Playing By Ear: ‘Music for 18 Musicians’

Clip 1: GVSU New Music Ensemble. CD Trailer for ‘Music for 18 Musicians’.

NPR Music did a great feature on Steve Reich’s ‘Music for 18 Musicians’. It’s said to be the Everest of his oeuvre, and now it’s three decades old. I’m reminded of a long night twenty years ago when I heard Reich and his ensemble at the Taft Theater in Cincinnati. Maybe they performed this or another piece for ten grand pianos. The effect was hypnotic. After the musicians stopped playing, the hall was suffused with lingering overtones. Everyone was transfixed, musicians and audience alike. You couldn’t call it silence, or a pause — it was the hum of the universe — and applause had to wait.

I went to this concert with Ken Simon and Scott Prairie. Maybe one of them remembers which piece we heard, although both will probably say such details are irrelevant, it’s all music.

The NPR story focuses on a hitherto unknown ensemble whose new recording of the minimalist classic was one of the best CDs of 2007:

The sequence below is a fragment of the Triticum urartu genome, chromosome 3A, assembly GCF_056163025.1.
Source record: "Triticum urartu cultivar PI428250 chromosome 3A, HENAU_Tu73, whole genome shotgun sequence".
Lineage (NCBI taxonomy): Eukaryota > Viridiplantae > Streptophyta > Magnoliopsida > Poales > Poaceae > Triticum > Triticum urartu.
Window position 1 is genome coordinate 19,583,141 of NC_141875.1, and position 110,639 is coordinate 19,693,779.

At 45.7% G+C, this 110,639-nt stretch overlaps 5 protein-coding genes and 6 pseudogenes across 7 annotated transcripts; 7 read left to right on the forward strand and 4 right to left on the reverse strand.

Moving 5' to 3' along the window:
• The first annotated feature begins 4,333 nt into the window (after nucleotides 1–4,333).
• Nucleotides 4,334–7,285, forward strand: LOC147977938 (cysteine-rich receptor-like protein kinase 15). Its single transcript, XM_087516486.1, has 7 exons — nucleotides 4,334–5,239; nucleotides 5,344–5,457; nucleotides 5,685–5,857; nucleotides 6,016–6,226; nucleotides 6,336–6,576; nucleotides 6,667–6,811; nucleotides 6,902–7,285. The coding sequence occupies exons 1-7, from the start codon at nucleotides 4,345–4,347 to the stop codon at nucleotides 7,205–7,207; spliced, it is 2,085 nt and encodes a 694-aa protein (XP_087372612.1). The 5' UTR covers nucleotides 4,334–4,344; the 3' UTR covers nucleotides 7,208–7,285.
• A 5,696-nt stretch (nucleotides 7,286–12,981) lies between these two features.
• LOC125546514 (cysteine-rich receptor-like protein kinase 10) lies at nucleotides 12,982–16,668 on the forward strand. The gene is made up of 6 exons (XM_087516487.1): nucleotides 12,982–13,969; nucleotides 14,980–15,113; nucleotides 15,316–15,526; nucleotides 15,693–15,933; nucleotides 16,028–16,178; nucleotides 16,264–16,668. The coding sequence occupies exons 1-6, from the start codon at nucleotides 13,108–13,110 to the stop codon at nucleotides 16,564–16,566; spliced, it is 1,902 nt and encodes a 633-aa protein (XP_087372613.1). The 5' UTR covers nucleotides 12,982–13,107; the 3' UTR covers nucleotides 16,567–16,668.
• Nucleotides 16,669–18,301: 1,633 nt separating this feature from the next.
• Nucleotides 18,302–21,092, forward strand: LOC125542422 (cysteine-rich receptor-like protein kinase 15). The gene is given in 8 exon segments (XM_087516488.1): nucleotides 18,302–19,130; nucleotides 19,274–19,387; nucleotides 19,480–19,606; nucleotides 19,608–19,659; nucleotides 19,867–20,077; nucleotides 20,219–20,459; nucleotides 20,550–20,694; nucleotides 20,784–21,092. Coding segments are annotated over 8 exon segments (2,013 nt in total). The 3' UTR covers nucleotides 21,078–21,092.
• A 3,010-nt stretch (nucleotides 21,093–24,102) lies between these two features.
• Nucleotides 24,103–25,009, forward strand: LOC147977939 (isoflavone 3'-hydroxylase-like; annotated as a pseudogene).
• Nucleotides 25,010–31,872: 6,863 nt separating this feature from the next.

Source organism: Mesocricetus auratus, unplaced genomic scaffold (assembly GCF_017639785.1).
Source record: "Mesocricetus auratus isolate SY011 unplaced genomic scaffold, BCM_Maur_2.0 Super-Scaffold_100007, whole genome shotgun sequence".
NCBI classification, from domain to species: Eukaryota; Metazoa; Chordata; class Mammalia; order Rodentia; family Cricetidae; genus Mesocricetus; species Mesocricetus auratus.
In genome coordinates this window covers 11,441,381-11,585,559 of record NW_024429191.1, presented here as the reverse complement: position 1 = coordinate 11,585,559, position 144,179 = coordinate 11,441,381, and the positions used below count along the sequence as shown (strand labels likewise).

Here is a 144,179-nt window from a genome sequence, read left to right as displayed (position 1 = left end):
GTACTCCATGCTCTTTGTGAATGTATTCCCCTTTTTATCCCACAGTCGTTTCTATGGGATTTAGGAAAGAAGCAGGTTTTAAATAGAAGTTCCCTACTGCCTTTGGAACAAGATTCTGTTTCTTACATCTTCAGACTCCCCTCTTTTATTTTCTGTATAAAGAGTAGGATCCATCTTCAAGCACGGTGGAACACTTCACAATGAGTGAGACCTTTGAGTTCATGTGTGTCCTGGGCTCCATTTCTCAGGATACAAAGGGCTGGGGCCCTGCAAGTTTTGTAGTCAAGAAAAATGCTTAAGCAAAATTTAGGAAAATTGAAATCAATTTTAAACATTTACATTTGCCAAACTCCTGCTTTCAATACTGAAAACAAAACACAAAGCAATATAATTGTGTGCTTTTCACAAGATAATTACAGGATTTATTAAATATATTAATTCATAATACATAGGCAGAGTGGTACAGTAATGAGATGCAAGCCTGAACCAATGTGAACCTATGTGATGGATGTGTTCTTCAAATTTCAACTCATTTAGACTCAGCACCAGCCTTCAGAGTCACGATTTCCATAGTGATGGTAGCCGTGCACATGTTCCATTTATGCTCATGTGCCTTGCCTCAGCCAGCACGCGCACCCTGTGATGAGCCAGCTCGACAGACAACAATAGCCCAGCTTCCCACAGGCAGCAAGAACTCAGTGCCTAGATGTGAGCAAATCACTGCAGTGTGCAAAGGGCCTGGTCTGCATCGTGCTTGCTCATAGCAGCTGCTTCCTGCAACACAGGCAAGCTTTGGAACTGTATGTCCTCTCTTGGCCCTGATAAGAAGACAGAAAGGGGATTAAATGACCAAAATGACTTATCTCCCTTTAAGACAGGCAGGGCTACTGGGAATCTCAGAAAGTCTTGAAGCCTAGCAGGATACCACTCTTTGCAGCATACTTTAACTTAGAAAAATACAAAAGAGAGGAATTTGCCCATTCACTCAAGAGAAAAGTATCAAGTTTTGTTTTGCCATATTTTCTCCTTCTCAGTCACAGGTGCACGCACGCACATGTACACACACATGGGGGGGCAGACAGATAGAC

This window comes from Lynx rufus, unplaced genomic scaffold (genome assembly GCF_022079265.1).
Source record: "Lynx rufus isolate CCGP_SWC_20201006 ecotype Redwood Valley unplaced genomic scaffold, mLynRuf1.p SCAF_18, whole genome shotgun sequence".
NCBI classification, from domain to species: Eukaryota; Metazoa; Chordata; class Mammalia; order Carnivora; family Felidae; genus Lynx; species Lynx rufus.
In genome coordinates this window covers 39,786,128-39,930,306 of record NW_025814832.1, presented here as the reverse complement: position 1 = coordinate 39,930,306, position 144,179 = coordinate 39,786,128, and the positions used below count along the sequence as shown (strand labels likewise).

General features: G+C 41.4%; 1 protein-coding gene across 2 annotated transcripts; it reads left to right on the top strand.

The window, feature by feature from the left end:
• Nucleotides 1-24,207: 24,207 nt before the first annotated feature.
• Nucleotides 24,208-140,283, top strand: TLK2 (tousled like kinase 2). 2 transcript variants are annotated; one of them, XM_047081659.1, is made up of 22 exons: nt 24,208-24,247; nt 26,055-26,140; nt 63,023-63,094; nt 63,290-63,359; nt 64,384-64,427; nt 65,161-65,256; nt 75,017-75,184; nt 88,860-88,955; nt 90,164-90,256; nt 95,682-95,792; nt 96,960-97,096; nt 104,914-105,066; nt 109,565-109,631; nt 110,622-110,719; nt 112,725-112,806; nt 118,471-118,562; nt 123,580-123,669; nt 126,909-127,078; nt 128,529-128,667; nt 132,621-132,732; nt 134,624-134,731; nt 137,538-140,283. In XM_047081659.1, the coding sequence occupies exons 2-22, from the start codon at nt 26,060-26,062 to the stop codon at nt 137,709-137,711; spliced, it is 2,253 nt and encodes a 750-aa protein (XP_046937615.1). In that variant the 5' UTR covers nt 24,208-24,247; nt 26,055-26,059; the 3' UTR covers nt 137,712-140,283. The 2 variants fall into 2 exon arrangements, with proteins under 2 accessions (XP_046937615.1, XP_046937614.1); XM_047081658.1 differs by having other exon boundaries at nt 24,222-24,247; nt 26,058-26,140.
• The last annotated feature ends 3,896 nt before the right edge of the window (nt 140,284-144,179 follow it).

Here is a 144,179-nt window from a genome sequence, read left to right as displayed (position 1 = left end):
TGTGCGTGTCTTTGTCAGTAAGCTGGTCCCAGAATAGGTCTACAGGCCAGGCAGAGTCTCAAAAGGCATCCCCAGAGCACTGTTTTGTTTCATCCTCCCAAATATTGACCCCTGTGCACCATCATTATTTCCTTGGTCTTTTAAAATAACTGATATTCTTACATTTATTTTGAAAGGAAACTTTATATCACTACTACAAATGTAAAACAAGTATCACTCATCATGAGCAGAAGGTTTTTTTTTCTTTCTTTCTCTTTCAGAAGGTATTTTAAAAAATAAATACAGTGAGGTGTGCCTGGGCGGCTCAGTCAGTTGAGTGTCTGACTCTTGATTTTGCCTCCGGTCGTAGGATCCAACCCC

Now more than three decades old, Steve Reich’s Music for 18 Musicians has become an icon of 20th-century American music.

At almost an hour in length, the piece unfolds like a slowly shifting dream, with sections of repeated material ebbing and flowing around a cycle of 11 chords. It’s scored for strings, percussion, woodwinds and voices, and takes tremendous concentration on the part of the 18 players. To this day, the work is mainly performed by the composer and his loyal group of musicians.

It took courage, then, for a group of players at a small Midwestern college (not known for its music department) to mount a performance of Music for 18 Musicians — not just for their own amusement, but to play at the high-profile Bang on a Can Festival in New York City.

Under the direction of Bill Ryan, the New Music Ensemble at Grand Valley State University — amid the cornfields of western Michigan — practiced the music for nearly a year.

This is one of NPR’s web-extras with audio and video clips and other links. You can skip the public radio commercials (the oxymoron is intentional) and see the CD trailer on YouTube. See alsot newmusicensemble.org or innova.mu.

Encore: The GVSU New Music Ensemble reified Reich’s hypnotic polyrhythms into percussive hand-clapping. Reich’s ensemble did an encore similar to this in Cincinnati.

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